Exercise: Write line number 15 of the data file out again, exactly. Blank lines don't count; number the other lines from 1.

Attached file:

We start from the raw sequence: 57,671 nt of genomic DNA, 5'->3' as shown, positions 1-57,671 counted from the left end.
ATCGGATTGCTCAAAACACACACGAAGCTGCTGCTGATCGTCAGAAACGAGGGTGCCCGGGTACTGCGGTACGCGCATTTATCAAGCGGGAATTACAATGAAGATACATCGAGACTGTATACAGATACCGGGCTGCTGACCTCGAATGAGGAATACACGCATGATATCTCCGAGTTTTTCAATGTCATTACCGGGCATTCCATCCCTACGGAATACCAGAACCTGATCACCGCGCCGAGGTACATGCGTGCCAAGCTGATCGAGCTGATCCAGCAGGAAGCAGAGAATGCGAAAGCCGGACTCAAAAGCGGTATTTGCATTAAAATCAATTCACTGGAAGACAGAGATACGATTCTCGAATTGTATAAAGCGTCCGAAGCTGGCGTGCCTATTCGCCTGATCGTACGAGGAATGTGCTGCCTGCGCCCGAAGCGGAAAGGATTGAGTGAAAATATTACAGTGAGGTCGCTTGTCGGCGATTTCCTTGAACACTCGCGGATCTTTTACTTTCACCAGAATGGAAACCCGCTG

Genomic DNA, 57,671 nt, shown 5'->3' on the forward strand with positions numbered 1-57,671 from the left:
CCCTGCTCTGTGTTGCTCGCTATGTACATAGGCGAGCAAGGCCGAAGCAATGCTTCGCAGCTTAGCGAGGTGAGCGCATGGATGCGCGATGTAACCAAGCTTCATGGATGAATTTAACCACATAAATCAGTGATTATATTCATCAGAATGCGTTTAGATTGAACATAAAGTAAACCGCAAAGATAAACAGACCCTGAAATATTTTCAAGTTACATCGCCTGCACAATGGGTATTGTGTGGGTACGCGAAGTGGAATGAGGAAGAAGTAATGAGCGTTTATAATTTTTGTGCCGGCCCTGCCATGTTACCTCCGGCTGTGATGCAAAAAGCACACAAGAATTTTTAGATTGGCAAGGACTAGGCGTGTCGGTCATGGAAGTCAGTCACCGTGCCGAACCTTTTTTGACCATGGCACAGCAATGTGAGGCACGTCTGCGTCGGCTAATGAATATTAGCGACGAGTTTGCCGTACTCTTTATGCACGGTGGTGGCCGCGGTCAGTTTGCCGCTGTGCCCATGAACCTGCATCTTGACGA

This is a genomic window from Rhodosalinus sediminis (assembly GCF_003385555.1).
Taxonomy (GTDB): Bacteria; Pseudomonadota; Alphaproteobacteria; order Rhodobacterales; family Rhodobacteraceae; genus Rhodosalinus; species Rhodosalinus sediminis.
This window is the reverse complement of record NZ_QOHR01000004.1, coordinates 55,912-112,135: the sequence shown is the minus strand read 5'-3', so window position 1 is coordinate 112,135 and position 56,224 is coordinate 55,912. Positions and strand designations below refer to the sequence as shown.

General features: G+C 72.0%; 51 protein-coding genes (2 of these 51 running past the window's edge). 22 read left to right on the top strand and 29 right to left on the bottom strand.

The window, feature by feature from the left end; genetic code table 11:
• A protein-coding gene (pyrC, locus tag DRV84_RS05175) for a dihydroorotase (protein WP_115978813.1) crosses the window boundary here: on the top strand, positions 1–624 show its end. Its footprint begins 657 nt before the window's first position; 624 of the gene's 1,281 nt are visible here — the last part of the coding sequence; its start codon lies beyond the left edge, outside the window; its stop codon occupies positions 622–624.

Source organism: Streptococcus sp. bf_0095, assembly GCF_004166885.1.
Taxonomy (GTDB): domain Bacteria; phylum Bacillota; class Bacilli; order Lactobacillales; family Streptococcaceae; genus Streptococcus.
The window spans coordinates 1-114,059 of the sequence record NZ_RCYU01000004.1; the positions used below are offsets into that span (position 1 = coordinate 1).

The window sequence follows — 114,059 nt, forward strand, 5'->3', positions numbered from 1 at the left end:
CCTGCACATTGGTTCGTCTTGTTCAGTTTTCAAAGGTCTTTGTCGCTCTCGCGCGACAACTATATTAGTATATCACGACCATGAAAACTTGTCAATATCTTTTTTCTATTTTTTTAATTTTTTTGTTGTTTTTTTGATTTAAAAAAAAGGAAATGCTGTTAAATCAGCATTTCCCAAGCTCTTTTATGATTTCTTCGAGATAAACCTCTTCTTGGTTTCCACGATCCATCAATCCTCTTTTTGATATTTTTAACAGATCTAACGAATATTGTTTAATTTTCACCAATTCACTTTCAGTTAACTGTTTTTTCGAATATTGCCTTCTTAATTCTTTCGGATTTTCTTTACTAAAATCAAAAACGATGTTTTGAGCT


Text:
CCTGCACATTGGTTCGTCTTGTTCAGTTTTCAAAGGTCTTTGTCGCTCTCGCGCGACAACTATATTAGTATATCACGACCATGAAAACTTGTCAATATCTTTTTTCTATTTTTTTAATTTTTTTGTTGTTTTTTTGATTTAAAAAAAAGGAAATGCTGTTAAATCAGCATTTCCCAAGCTCTTTTATGATTTCTTCGAGATAAACCTCTTCTTGGTTTCCACGATCCATCAATCCTCTTTTTGATATTTTTAACAGATCTAACGAATATTGTTTAATTTTCACCAATTCACTTTCAGTTAACTGTTTTTTCGAATATTGCCTTCTTAATTCTTTCGGATTTTCTTTACTAAAATCAAAAACGATGTTTTGAGCT